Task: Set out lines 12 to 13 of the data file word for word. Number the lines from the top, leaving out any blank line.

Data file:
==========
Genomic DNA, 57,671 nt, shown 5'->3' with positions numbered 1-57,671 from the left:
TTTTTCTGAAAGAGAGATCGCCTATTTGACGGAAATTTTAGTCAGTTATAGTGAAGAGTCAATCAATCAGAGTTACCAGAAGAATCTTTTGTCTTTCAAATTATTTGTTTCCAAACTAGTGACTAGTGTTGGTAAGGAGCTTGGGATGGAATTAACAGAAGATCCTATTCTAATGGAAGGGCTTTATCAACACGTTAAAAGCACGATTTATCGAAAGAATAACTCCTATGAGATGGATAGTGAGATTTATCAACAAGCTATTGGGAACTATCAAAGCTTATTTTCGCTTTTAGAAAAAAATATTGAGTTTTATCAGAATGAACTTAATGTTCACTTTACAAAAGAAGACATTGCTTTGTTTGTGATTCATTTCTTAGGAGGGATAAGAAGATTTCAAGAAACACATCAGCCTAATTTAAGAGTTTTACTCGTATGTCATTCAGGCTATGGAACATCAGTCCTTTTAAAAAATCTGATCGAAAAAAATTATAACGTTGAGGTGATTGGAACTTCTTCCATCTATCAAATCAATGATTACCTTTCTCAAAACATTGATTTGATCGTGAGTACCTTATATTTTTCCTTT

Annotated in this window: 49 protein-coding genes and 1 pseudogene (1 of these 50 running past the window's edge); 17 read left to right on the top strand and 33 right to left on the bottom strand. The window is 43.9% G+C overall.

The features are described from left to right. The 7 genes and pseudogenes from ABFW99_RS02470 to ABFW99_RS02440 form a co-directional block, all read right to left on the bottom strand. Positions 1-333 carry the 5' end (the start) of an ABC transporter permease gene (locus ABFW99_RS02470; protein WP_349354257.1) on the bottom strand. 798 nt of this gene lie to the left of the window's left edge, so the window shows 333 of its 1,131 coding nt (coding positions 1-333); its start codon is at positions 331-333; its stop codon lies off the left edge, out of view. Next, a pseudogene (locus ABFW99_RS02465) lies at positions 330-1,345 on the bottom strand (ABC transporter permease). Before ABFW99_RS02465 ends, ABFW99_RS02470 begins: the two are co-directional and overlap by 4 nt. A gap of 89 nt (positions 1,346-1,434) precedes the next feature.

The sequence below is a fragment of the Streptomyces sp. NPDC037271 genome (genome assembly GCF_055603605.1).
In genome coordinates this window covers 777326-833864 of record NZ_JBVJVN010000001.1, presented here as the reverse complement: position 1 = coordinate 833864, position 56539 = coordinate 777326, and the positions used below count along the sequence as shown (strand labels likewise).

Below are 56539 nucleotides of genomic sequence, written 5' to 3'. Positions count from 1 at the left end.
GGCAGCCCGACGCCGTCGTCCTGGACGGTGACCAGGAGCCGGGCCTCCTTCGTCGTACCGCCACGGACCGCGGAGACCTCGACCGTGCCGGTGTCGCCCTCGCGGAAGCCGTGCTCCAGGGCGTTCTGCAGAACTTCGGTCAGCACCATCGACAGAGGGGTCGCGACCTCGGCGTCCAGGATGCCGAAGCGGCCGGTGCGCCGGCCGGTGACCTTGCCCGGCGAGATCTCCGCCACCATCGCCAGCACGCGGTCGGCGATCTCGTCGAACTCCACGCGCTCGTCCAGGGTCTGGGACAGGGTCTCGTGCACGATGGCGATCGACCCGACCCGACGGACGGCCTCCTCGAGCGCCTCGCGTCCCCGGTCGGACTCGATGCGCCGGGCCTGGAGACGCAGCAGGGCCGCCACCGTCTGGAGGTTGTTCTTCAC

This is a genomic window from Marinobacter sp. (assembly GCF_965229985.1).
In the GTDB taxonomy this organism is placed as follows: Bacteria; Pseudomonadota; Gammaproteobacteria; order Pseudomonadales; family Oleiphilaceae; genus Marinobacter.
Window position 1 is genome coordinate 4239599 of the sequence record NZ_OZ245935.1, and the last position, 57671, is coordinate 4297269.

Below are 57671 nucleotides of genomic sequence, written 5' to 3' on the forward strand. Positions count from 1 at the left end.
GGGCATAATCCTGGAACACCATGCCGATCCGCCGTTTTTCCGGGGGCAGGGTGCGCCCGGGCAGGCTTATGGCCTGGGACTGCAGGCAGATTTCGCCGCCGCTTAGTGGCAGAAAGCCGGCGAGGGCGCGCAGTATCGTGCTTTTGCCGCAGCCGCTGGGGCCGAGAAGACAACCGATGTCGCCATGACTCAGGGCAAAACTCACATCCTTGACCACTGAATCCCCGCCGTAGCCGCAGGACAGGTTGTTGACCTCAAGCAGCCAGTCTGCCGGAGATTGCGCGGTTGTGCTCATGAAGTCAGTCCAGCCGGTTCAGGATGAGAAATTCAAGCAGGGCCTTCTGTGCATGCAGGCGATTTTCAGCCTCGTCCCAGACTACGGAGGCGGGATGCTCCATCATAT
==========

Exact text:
Below are 57671 nucleotides of genomic sequence, written 5' to 3' on the forward strand. Positions count from 1 at the left end.
GGGCATAATCCTGGAACACCATGCCGATCCGCCGTTTTTCCGGGGGCAGGGTGCGCCCGGGCAGGCTTATGGCCTGGGACTGCAGGCAGATTTCGCCGCCGCTTAGTGGCAGAAAGCCGGCGAGGGCGCGCAGTATCGTGCTTTTGCCGCAGCCGCTGGGGCCGAGAAGACAACCGATGTCGCCATGACTCAGGGCAAAACTCACATCCTTGACCACTGAATCCCCGCCGTAGCCGCAGGACAGGTTGTTGACCTCAAGCAGCCAGTCTGCCGGAGATTGCGCGGTTGTGCTCATGAAGTCAGTCCAGCCGGTTCAGGATGAGAAATTCAAGCAGGGCCTTCTGTGCATGCAGGCGATTTTCAGCCTCGTCCCAGACTACGGAGGCGGGATGCTCCATCATAT